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World

Kremlin foe Navalny faces arrest as flies back to Russia

  • For around a decade, Navalny has been the symbol of Russia's protest movement, after rising to prominence as an anti-corruption blogger and leading anti-government street rallies.
17 Jan 2021

MOSCOW: Arch Kremlin foe Alexei Navalny returns to Russia from Germany on Sunday, facing imminent arrest after authorities warned they would detain him for violating a sentence over alleged fraud.

The 44-year-old opposition leader is flying back to Moscow after spending several months in Germany recovering from a poisoning attack that he said was carried out on the orders of President Vladimir Putin.

Navalny fell violently ill on a flight over Siberia in August and was flown out to Berlin by medical aircraft in an induced coma.

Western experts concluded he was poisoned with a Soviet-designed nerve toxin Novichok.

The Kremlin denied involvement and Russian investigators said there were no grounds to launch a probe into the attack.

Berlin said Saturday it had responded to requests for legal assistance from Moscow and handed over transcripts of an interview conducted by German police with Navalny.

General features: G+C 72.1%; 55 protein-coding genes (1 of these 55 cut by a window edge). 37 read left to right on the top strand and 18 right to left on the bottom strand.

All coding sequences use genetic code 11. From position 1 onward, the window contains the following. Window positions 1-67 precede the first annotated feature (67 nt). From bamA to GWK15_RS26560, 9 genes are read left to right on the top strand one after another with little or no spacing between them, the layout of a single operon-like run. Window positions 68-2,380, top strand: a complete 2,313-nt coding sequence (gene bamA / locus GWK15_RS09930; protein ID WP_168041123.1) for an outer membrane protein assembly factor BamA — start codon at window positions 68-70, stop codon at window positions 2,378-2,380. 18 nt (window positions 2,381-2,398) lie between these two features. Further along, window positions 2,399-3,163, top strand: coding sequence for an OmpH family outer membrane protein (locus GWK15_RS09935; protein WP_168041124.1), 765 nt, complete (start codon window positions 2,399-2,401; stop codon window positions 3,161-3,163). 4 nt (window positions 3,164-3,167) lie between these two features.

Warning against airport crowds

Russia's prison service (FSIN) is now saying Navalny may face jail time on arrival to Moscow for violating the terms of a 2014 suspended sentence he was handed on fraud charges.

FSIN said it would be "obliged" to detain Navalny.

The anti-graft campaigner may also face criminal charges under a probe launched by Russian investigators late last year who say he misappropriated over $4 million worth of donations.

Navalny and his allies view these moves as attempts to prevent his return and encouraged supporters to come meet the opposition leader on Sunday evening when he lands in Moscow's Vnukovo airport.

More than 2,000 people said they are planning to go in a Facebook event.

Groups opposed to Navalny are also planning to show up with a nationalist movement promising to welcome him with "zelyonka", a bright green antiseptic solution that is commonly found in Russia.

Navalny had previously been attacked with the green dye that can take days to wash off.

For around a decade, Navalny has been the symbol of Russia's protest movement, after rising to prominence as an anti-corruption blogger and leading anti-government street rallies.

Navalny's team publishes YouTube investigations into the wealth of Russia's political elites, some of which garner millions of views, making them a target of lawsuits, police raids and jail stints.

The airport told journalists that it will not allow media to work inside citing coronavirus concerns.

Neither statements directly mention Navalny -- a common practice for Russian authorities and pro-Kremlin media which instead refer to him as the "Berlin patient" among other euphemisms.